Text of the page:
A new life for the New Scotland Ave Armory?

new scotland ave armory

Waiting for something to do.

Given its location and understated grandeur, it always seemed like the New Scotland Ave Armory in Albany should be able to find some sort of use. And now maybe it is.

The Sage Colleges are in the process of buying the building from the bankrupt research institute that currently owns it, the Biz Review reports. It makes sense -- Sage's Albany campus is literally right next to the building.

The almost-60,000-square-foot armory was built in 1914 and originally housed a cavalry unit. It was deactivated in 1993, and closed in 1999. It's on the National Register of Historic Places. [NYS Military Museum] [National Register]

The now-bankrupt Ordway Institute had bought the building in 2010 with the aim of turning it into an incubator for biomedical startups. That obviously never hatched. [Biz Review]

The New Scotland Ave Armory is part of a generation of about 120 armories built in the state around the beginning of the 20th century. Some of them have been repurposed -- as performance spaces, sports facilities, museums, even a bed-and-breakfast. [SUNY Press]

Others haven't been so lucky. Maybe that shouldn't be surprising -- the buildings are old and big, so anyone taking them on is committing to rather large project. There were no bidders when the state tried to auction the Schenectady Armory last year. It's among a group of armories the state is currently trying to sell as surplus real estate (listing for the Schenectady Armory). The Hoosick Falls Armory in Rensselaer County (designed by Isaac Perry) is also on that list -- the Hoosick town board is considering a deal to buy it for $1. [TU] [Bennington Banner]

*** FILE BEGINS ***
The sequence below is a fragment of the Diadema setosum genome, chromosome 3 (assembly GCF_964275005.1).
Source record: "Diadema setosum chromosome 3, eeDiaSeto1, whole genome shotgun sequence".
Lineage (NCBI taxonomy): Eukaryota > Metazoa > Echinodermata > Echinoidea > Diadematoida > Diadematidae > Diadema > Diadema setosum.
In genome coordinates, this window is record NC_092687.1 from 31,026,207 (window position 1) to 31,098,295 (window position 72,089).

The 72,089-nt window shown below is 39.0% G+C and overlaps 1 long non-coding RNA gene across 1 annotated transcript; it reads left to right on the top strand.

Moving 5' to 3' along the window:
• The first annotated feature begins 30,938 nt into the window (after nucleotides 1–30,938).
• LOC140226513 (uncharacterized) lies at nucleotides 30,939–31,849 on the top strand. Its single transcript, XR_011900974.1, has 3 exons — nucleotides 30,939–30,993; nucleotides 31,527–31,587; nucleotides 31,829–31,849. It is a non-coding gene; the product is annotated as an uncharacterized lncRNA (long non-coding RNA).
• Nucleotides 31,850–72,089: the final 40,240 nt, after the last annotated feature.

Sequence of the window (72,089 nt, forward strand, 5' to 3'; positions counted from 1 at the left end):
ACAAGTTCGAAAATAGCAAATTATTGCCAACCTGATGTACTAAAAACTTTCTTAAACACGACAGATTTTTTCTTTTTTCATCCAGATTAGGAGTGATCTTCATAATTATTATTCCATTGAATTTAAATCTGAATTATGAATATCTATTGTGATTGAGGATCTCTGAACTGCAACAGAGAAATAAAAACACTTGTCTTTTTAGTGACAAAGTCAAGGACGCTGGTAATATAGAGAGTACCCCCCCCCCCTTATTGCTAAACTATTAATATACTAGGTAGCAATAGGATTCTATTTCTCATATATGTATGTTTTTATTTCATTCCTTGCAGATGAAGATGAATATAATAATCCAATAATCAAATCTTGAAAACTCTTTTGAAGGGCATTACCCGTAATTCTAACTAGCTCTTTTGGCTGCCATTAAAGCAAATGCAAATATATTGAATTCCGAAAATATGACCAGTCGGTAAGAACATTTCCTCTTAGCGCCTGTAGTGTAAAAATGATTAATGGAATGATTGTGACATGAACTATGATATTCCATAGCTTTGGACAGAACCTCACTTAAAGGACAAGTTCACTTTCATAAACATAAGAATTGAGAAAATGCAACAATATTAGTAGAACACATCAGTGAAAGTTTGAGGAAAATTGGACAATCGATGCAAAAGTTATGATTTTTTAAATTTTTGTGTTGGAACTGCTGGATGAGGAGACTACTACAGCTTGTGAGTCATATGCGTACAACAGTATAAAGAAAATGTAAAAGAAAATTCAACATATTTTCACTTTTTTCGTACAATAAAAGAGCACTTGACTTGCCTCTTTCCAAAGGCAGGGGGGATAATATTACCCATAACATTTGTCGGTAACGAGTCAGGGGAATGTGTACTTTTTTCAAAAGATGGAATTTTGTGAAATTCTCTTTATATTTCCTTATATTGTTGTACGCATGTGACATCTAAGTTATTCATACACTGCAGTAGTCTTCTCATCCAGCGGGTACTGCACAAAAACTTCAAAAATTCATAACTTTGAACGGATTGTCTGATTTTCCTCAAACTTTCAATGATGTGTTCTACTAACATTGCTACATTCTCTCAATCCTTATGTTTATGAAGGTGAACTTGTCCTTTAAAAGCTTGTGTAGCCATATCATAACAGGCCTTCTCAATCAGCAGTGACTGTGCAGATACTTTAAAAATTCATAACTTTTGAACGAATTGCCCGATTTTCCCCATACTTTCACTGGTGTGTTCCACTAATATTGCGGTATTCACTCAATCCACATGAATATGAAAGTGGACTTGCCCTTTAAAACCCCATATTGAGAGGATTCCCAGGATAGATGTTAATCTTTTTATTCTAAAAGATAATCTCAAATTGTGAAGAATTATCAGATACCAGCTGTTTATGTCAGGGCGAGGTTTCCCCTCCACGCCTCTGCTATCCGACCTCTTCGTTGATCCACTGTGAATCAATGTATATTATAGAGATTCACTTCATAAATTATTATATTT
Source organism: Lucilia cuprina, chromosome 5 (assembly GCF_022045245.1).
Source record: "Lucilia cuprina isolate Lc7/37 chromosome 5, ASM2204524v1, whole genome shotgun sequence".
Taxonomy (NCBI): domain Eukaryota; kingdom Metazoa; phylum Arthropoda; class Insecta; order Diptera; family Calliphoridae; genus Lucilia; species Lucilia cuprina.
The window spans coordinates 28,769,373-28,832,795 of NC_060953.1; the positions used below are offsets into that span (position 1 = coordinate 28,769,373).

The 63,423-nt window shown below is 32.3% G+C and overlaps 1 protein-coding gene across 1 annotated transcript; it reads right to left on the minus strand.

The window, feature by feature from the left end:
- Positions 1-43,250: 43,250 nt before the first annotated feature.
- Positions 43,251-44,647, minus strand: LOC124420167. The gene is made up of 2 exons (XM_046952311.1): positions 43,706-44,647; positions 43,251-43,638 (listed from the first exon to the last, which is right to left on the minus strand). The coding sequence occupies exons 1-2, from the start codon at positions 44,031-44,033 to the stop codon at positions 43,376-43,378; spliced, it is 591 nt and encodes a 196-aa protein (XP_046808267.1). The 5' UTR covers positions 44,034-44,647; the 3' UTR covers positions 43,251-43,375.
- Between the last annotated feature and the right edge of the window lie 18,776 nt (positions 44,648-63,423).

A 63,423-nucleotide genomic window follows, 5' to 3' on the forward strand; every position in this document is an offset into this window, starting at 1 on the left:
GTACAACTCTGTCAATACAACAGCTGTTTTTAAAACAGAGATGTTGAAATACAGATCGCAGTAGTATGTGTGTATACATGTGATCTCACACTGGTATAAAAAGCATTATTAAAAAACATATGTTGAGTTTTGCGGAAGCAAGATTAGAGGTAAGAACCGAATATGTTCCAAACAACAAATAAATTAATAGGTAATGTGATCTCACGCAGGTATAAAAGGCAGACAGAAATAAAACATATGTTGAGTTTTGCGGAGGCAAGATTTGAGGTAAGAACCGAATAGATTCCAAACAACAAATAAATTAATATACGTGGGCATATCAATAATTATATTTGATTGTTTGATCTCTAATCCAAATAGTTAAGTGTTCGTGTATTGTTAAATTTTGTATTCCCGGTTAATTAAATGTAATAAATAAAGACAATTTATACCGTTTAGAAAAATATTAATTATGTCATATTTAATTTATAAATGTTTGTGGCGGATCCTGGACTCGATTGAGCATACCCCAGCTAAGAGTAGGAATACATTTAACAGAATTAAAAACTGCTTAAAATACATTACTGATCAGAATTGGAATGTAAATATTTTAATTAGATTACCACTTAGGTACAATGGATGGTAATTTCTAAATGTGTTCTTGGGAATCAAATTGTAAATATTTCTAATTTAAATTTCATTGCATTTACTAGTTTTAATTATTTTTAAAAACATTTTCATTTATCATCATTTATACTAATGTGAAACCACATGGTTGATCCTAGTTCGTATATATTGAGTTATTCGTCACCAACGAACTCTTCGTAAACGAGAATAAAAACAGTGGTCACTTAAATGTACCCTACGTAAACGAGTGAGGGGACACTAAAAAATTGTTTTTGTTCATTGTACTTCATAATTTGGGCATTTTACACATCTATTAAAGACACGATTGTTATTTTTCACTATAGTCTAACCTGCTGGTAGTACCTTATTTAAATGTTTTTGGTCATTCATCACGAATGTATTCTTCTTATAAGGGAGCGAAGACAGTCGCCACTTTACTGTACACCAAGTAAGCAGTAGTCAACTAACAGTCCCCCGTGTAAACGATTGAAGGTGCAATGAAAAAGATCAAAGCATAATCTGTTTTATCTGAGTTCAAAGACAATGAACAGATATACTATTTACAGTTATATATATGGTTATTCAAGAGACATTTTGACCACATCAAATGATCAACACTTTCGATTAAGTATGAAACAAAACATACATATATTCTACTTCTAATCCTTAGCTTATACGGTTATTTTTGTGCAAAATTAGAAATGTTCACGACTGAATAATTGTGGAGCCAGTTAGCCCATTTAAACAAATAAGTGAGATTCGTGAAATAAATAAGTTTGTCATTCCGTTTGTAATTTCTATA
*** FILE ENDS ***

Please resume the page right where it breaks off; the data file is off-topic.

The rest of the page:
Find It

New Scotland Avenue Armory
130 New Scotland Ave
Albany, NY 12208

Comments

(calvary is not quite the same thing as cavalry.)

Editors: It's not. Fixed. Thanks.

Always thought that building was cool. Hopefully Sage does something cool with it.

Love that building. It was home of the 210th Armour Battalion and I served there from '86-'92. The upper floors still had horse stalls and that place was buzzing with life on drill weekends. I always hoped the building could be saved. I'm sure it's important to a few generations of Albanians who have served in the NYARNG.

My favorite memory will always be during the first Gulf War. I was driving a truck to Fort Drum for training as part of a large convoy, and people stood on the side of New Scotland Avenue and applauded as we drove past. You never forget things like that.

The armory also served as the stable and riding school for cadets of the Christian Brothers Academy, then located next door.

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